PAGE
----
Solid-roof Shade Structure Design
Design considerations for maximum effectiveness and useful life
|Roofing material||Roof material may be aluminium or white galvanised iron sheets to increase the rate of solar reflection. This should last at least 25 years.|
||For good machinery access, the roof height should be at least 3.7 metres|
|Roof pitch||Lower roof pitch results in slower air movement (e.g. 1:4 pitch or less). Steeper roof pitch results in greater air movement (e.g. 1:3 pitch is suggested for warmer climates).|
Provide a continuous open ridge to promote air movement (i.e. convective heat dissipation via the stack effect).
Recommendations for open ridge space:
50-75 mm/3.0 m of shed width (DPC et al 2009).
300 mm + 50 mm per 3 m width for sheds greater than 6 m wide for northern Australia
|Eave overhang||The recommended overhang for open-sided sheds is 900 mm. Eave overhang is dependent on feedpad/ freestall configuration, and on eave height and degree of protection required.|
|Orientation||East-west or North-south|
|Gutter and downpipe design||
As per state plumbing code (engage a qualified design engineer).
The Roof and Gutter Design Calculator has both free and paid resource for the design and construction of guttering and roof design.
Design note on roof pitch
Lower roof pitch results in slower air movement (e.g. 1:4 pitch or less). Steeper roof pitch results in greater air movement (e.g. 1:3 pitch is suggested for warmer climates).
Enclosing a shelter using sheeting, a blind or even a furled shade cloth can contribute to significant horizontal wind loads which could cause structural failure. If the angle of inclination of a roof or shade cloth is 15° or so, it will generate lift. Like an aircraft wing.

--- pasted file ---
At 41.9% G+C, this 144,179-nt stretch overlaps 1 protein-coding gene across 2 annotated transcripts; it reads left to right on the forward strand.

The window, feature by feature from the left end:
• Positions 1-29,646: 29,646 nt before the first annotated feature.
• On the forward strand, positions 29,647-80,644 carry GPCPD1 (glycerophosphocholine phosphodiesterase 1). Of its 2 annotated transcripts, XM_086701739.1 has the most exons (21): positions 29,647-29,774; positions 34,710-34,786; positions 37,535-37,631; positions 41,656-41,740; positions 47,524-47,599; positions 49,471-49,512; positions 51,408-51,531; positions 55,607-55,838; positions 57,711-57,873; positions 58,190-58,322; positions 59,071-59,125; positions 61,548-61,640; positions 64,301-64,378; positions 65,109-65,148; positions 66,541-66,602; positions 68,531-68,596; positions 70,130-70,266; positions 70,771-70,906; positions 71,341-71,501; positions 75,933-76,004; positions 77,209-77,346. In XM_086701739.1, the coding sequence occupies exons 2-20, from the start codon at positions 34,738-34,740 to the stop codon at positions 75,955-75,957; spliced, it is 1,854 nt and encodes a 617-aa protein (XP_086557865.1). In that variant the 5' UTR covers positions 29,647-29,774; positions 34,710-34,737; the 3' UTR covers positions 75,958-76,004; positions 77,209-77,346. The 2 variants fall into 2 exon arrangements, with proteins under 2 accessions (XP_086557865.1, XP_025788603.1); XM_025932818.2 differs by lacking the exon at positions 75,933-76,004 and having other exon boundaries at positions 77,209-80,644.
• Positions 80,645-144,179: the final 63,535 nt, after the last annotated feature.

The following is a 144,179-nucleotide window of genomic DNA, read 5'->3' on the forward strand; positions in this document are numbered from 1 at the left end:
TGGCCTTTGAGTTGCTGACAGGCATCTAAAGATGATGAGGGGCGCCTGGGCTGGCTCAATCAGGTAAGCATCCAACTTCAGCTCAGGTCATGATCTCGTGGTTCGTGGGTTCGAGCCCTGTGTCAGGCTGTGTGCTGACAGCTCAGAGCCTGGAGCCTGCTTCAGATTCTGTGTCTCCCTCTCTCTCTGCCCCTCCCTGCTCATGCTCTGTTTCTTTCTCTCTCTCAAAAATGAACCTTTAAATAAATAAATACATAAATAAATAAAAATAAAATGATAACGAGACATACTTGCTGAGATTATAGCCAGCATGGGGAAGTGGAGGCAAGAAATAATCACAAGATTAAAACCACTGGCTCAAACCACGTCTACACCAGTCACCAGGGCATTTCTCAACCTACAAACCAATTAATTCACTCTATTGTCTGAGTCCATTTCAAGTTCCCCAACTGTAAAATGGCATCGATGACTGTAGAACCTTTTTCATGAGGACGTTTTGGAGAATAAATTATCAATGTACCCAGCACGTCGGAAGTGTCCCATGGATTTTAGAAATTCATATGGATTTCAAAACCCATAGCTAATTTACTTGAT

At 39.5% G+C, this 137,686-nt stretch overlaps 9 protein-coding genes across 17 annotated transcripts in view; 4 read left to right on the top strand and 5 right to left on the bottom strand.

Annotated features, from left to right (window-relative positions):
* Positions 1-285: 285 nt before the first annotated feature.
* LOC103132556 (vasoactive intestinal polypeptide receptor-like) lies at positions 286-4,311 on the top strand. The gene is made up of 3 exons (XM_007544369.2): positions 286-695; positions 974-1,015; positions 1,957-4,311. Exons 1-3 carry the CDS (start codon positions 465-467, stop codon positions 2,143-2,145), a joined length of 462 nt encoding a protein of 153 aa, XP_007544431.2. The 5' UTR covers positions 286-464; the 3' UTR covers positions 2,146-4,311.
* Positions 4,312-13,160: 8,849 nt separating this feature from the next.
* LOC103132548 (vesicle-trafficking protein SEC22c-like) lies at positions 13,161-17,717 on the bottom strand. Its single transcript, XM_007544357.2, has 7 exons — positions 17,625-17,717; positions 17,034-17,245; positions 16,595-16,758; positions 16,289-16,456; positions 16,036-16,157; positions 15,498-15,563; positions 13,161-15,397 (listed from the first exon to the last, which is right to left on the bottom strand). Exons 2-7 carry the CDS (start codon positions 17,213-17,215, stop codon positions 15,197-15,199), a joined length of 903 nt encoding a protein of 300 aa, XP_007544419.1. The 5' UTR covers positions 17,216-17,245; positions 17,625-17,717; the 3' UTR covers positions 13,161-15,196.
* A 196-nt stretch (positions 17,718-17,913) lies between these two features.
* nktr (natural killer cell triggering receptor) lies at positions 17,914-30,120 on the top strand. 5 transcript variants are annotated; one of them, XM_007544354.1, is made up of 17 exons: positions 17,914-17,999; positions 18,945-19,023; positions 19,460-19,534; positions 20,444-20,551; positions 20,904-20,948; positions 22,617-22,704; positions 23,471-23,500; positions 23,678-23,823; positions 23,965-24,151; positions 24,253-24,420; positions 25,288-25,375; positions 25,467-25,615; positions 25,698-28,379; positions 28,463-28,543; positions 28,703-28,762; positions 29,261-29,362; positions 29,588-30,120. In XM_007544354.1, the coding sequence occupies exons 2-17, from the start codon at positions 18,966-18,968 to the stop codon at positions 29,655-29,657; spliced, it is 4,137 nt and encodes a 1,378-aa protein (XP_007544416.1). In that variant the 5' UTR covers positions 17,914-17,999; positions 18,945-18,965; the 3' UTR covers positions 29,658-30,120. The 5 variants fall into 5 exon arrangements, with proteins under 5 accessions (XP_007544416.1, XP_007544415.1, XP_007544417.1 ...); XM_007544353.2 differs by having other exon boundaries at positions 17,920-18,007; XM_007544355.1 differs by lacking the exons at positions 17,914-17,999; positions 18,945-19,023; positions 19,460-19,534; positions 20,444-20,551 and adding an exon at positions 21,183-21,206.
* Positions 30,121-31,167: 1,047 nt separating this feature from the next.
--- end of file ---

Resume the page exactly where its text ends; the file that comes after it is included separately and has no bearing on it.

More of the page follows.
Minimise lift by either flattening the inclination of the roof to between 10 and 14° or installing it with an inclination in excess of 20°. Roof angles of 15 to 18° should be avoided.
Design note on orientation
With an east-west orientation, and an area of 2.5 to 3 m2/cow, part of the floor area under the roof will be in shade all day. Extending the floor about one third its length on both the east and west to 3 to 4 m2/cow will place feed and water troughs under shade at all times, which will encourage intakes. More dung will be dropped in the shaded area, which will need frequent cleaning to avoid the risk of mastitis.
East-west orientation, therefore, works best for concrete floors. If concrete is too costly, the north-south orientation works best.
It works well for a compacted clay or gravel floor because the sun strikes every part of the floor area under and on either side of the roof at some time during the day. This helps to keep the floored area dry and restricts pathogen build up.
A shaded area of 2.5 to 3 m2/cow is adequate if feed and water troughs are placed away from the shaded area. In regions where temperatures average 30°C or more for up to 5 hours/ day during some period of the year, the east-west orientation is deemed more suitable.
Shed profiles at 9 am, noon and 3 pm at four different times of the year.
Effluent management systems